http://dx.doi.org/10.1111/j.1471-4159.19...
) and nucleus accumbens (Ong and Muhlhausler, 2011ONG, Z.Y. and MUHLHAUSLER, B.S., 2011. Maternal “junk-food” feeding of rat dams alters food choices and development of the mesolimbic reward pathway in the offspring. The FASEB Journal, vol. 25, no. 7, pp. 2167-2179. http://dx.doi.org/10.1096/fj.10-178392. PMid:21427213.
http://dx.doi.org/10.1096/fj.10-178392...
) in labeled microtubo (Eppendorf®), frozen in solid carbon dioxide (dry ice) and then stored in a freezer at -80 °C the preparation of the samples for real-time PCR analysis (Galindo et al., 2015GALINDO, L.C., BARROS, M.D.A.L., PINHEIRO, I.L., SANTANA, R.V., MATOS, R.J., LEANDRO, C.G., SOUZA, S.L. and CASTRO, R.M., 2015. Neonatal serotonin reuptake inhibition reduces hypercaloric diet effects on fat mass and hypothalamic gene expression in adult rats. Neuroscience, vol. 46, pp. 76-81. PMid:26287581.).

2.7. Real-time PCR

The PCR reaction was performed using the SYBR® Green PCR Master Mix (Qiagen®) and analyzed in real-time through an automated sequence detection system called Rotor-Gene® TM RG 3000 (Corbett Life Science, Australia) to determine the mRNA expression of the samples. The total reaction volume was 25 μL, including 12.5 μL of the fluorescent compound SYBR Green PCR Master Mix (Qiagen®), 2 μL of cDNA (used as template for the reaction), 2.5 μL of the first sense and anti -sense and 5.5 μL of RNase-free water. Reactions were incubated at 95 °C for 5 minutes to activate DNA polymerase, followed by 40 cycles of 5 seconds at 95 °C for denaturation and 10 seconds at 60 °C for extension and collection of the fluorescent. The sequence of primers used to amplify were as follows: β-actina – forward: 5'- ACG GTC AGG TCA TCA CTA TCG-3 ' and reverse: 5'- CAG CAC TGT GTT GGC ATA GAG-3'; drd1a - forward: 5 'CTG GAG GAC ACC GAG GAT GAC-3' and reverse: 5'- GTC GAT GAG GGA CGA TGA AAT GG -3 '; drd2 – forward: 5'- CAA CAA TAC AGG CAA CAC AGA ATG AG-3 'and reverse: 5'- ACC AGC AGA GTG ACG ATG AAG G-3 '; pomc – forward: 5’- GAGGTTAAGGAGCAGTGACTAAGA -3’ and reverse: 5’- GTAGCAGAATCTCGGCATCTTCC -3’; npy – forward: 5’- GTGGACTGACCCTCGCTCTATC -3’ and reverse: 5’- ATGAGATTGATGTAGTGTCGCAGA -3’. The primers were synthesized and purified by IDT - Integrated DNA Technologies (USA). The relative value of the expression levels of dopamine drd1a and drd2 receptor mRNAs in the nucleus accumbens and of the pomc and npy in the hypothalamus were calculated using the Ct (threshold cycle) method (Livak and Schmittgen, 2001LIVAK, J.K. and SCHMITTGEN, T.D., 2001. Analysis of relative gene expression data using realtime quantitative PCR and the 22DDCT method. Methods, vol. 25, no. 4, pp. 402-408. http://dx.doi.org/10.1006/meth.2001.1262. PMid:11846609.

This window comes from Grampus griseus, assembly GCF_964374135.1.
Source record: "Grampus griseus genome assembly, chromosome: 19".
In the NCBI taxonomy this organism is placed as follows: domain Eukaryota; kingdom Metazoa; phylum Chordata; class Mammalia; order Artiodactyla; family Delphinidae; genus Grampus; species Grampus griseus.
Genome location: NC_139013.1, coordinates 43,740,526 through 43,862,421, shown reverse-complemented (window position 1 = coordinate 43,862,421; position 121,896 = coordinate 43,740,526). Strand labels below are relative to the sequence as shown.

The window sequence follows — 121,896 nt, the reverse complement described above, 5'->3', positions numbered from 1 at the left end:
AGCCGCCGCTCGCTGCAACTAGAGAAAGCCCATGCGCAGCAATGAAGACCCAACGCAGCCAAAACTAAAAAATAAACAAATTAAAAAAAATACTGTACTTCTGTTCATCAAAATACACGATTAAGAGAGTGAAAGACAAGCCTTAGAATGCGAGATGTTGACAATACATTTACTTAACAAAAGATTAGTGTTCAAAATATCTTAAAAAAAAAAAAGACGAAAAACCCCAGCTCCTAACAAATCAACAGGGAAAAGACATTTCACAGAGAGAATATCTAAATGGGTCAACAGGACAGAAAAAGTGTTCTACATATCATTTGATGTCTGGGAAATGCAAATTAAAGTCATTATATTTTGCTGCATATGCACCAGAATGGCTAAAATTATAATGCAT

http://dx.doi.org/10.1006/meth.2001.1262...
). β-actin as a gene for normalization. The Formula 1 used to calculate the relative value of expression levels in the sample and normalize with the endogenous reference level (β-actin) was as follows:

2 Δ Δ C T (1)

ΔCT = difference between the CT of the gene of interest and the β-actin; ΔΔCT for sample = mean of ΔCT of the experimental group sample, less the mean of the ΔCT of the control group sample (used as a parameter for calibration) (Pinheiro et al., 2019PINHEIRO, I.L., SILVA, A.I., REGINATO, A., SILVA FILHO, R.C., GALINDO, L.C.M., MATOS RJ, B., FERRAZ, J.C.J.S., CASTRO, A.E.T.M.S., FERREIRA, M.M., CASTRO, R. M. and SOUZA, S.L., 2019. Neonatal fluoxetine exposure modulates serotonergic neurotransmission and disturb inhibitory action of serotonin on food intake. Behavioural Brain Research, vol. 357-358, no. 14, pp. 65-70. http://dx.doi.org/10.1016/j.bbr.2017.07.038. PMid:28756214.
http://dx.doi.org/10.1016/j.bbr.2017.07....
).

2.8. Statistical analyzes